4. comment number 4 by: camphortree

    Years ago my friend’s son ventured out to Europe from Idaho for skiing. Many Germans, British, French, local Swiss and Japanese were hanging around in the ski resort. The Idaho son was dumfounded with some European skiers who cut in line like business as usual nearly every time the Idaho son was waiting for the lift.
    A lot of Australians go to Nagano or Hokkaido for skiing. I have never heard of this sort of problem.

  5. comment number 5 by: sgsilver

    I wrote a response to Mr. Clark’s piece on my site:

    http://steve-s.livejournal.com/53180.html

    Please feel free to read and comment.

    Thanks,
    Steve

  6. comment number 6 by: Matt

    sgsilver, thanks for your comment. I went over to your site and had a read. I disagreed with a couple of things you wrote (although not directly relevant to what Mr. Clark wrote).

    While the issue of whether such objectives have been achieved or not can be debated, it is clear that the policies of the U.S. and Malaysian governments do indeed fall under the exception, and do not, as Mr. Clark claims, violate the terms of the Convention. Furthermore, racial discrimination violates Japan’s own constitution, something that Mr. Clark fails to mention. Is he arguing that the Japanese constitution should also be ignored?

    The problem is that the U.S. and Malaysian Affirmative Action demands equal outcomes, not equal opportunity. The equal outcomes are absolutely impossible so the systems are de facto permanent. I would also argue that Bumipatra is about racial supremacy rather than equal rights. There is no indication that Bumipatra is ever meant to be temporary.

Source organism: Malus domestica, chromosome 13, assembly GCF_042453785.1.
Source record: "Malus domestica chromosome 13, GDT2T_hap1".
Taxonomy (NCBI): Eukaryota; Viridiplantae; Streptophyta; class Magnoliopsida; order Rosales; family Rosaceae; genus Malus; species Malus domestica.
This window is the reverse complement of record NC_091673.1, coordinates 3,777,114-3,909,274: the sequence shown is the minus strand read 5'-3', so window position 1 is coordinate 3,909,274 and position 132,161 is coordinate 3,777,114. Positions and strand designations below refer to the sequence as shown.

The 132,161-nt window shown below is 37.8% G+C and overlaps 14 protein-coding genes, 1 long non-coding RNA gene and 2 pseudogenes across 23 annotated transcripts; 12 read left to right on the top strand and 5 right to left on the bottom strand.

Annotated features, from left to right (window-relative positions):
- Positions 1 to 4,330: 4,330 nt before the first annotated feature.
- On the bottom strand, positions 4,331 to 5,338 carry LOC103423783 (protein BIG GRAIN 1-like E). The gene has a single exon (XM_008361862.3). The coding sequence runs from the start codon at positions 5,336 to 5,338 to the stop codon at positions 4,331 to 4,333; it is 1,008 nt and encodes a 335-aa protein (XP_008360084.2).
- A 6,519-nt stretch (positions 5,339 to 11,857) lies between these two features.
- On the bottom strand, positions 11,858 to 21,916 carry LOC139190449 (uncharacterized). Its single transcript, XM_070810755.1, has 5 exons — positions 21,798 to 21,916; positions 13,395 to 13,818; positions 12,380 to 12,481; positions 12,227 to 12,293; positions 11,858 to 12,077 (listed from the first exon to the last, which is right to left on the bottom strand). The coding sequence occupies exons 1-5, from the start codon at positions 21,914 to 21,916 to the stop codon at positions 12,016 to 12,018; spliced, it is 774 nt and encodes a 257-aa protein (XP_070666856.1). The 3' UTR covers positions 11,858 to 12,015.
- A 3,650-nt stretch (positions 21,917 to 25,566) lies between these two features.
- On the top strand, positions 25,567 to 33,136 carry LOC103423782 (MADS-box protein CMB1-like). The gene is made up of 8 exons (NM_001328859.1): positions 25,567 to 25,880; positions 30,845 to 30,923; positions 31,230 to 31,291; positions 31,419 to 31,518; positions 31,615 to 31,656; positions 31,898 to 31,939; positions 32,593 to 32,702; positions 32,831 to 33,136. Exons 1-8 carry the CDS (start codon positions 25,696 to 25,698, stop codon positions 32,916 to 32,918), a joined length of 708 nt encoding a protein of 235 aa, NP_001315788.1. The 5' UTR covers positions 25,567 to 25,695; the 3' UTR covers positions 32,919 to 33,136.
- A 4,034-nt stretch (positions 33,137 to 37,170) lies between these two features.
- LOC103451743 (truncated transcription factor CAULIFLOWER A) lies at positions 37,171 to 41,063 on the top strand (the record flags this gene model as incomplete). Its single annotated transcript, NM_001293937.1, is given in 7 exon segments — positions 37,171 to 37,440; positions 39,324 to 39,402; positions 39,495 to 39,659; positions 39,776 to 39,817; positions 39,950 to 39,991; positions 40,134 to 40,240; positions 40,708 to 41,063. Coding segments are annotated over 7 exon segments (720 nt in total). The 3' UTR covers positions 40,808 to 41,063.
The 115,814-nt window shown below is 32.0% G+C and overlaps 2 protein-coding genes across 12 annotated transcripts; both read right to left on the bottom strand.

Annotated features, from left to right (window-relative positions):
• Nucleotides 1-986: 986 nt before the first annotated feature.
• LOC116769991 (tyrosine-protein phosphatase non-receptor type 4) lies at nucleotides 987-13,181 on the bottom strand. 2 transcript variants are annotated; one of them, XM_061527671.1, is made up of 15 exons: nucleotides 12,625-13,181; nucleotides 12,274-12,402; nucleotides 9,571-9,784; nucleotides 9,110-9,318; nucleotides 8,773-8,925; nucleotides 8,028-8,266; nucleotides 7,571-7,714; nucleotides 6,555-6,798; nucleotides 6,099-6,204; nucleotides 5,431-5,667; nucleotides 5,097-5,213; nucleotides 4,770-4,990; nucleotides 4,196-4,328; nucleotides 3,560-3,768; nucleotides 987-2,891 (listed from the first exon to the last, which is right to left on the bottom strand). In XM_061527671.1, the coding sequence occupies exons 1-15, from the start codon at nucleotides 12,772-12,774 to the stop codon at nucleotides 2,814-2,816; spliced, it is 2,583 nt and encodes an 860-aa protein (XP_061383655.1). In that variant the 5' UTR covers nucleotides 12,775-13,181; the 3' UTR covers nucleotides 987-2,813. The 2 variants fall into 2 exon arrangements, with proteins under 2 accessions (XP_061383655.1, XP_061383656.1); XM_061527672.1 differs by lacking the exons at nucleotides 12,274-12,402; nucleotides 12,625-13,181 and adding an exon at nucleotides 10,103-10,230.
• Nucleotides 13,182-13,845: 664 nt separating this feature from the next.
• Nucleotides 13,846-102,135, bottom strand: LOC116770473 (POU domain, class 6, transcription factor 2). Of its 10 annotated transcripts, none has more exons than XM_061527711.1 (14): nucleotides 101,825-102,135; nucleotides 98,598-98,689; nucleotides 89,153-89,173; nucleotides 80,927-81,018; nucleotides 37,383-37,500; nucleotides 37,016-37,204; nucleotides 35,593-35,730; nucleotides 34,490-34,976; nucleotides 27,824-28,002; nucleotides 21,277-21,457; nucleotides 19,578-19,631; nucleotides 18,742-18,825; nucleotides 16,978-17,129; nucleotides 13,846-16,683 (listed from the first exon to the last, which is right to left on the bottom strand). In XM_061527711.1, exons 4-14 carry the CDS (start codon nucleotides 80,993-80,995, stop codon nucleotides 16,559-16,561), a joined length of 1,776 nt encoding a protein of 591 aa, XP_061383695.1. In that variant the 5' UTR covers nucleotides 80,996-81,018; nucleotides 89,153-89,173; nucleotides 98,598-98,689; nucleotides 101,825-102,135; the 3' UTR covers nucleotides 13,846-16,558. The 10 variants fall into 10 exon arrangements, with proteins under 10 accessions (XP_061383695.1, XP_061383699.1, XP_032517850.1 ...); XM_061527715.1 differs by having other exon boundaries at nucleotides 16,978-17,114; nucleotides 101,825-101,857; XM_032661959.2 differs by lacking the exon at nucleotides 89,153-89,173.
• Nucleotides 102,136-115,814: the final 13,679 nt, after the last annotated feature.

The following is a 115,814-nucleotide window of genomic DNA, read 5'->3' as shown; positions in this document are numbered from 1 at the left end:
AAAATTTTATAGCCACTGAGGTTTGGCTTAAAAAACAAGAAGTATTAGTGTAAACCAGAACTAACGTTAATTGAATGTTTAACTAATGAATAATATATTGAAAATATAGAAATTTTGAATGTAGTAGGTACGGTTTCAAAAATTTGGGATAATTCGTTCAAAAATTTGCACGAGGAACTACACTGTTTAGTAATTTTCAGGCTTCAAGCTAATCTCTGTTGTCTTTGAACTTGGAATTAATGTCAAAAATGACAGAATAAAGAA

As for the Japanese constitution, it does guarantee equal rights under the law.

    Article 14:

    All of the people are equal under the law and there shall be no discrimination in political, economic or social relations because of race, creed, sex, social status or family origin. 2) Peers and peerage shall not be recognized. 3) No privilege shall accompany any award of honor, decoration or any distinction, nor shall any such award be valid beyond the lifetime of the individual who now holds or hereafter may receive it.

    But that concerns the government, not individuals. If you wanted to be my friend but I said I don’t want to be your friend because you are a foreigner (a clear cut case of discrimination), then you are out of luck because it has nothing to do with your dealings with the government. Likewise, I could start up the “Tokyo Foreigners Club” and not admit Japanese people as members, simply because they are Japanese. My right to do this is protected under articles 19 and 21 of the constitution.

    Article 19:

    Freedom of thought and conscience shall not be violated.

    Article 21: